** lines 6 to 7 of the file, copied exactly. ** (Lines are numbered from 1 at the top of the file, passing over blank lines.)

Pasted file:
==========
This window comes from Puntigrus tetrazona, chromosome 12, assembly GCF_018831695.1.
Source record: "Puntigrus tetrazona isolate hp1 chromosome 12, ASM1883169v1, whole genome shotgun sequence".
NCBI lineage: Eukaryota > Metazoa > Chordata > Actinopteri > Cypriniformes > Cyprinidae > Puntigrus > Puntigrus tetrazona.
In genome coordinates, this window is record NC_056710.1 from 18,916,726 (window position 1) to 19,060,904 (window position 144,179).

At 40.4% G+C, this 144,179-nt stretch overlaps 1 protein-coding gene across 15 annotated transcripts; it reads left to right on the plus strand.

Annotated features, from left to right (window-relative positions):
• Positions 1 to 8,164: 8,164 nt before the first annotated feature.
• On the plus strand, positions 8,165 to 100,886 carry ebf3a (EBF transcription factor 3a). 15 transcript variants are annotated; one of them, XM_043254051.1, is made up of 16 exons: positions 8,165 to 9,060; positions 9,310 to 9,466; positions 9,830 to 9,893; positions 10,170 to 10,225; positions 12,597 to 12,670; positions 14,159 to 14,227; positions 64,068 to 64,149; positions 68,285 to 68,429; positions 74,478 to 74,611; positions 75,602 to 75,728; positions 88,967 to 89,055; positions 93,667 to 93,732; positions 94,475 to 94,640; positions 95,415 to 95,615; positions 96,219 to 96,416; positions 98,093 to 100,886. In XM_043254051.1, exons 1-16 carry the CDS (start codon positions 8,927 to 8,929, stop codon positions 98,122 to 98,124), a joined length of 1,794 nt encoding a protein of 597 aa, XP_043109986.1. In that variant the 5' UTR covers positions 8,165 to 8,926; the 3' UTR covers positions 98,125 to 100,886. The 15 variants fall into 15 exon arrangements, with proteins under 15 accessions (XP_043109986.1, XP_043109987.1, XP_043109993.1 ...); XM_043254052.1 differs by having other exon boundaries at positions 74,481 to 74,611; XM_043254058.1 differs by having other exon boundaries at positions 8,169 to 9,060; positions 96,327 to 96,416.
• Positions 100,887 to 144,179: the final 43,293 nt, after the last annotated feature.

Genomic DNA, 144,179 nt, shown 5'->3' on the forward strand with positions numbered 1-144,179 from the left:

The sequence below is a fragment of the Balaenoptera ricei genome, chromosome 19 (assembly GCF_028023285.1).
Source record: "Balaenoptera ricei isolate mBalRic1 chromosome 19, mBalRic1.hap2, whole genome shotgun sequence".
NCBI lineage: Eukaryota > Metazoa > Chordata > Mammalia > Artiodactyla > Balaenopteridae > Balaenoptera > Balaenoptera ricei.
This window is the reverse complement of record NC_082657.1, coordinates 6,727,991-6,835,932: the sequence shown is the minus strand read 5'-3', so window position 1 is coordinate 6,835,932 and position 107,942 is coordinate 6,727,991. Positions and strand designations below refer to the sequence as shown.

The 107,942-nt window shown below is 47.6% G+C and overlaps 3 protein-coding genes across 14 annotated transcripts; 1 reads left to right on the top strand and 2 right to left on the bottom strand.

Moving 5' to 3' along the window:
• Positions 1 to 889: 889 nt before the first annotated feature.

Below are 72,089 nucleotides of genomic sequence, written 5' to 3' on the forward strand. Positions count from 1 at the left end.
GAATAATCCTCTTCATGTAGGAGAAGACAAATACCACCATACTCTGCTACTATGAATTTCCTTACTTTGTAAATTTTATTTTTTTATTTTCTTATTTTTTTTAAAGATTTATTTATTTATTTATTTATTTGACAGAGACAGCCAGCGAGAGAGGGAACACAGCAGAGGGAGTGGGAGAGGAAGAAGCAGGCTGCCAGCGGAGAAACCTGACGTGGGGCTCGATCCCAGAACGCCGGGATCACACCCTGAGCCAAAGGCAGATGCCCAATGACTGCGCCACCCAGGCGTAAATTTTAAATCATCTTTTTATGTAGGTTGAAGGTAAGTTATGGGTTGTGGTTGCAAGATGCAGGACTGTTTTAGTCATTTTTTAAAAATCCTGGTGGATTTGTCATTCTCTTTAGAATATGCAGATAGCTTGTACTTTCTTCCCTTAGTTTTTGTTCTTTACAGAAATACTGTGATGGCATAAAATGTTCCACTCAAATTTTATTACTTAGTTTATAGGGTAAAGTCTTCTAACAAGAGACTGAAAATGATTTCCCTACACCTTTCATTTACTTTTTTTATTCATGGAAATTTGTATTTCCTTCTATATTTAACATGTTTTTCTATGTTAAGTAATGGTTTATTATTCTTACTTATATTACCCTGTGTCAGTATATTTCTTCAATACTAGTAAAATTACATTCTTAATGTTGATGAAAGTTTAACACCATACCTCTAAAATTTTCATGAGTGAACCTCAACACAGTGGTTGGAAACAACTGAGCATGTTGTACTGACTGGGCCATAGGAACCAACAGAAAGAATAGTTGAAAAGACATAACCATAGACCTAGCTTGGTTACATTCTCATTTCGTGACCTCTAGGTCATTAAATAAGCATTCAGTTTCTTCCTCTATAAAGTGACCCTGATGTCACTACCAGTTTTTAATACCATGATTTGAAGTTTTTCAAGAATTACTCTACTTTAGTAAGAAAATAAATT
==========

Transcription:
Annotated features, from left to right (window-relative positions):
• Positions 1 to 8,164: 8,164 nt before the first annotated feature.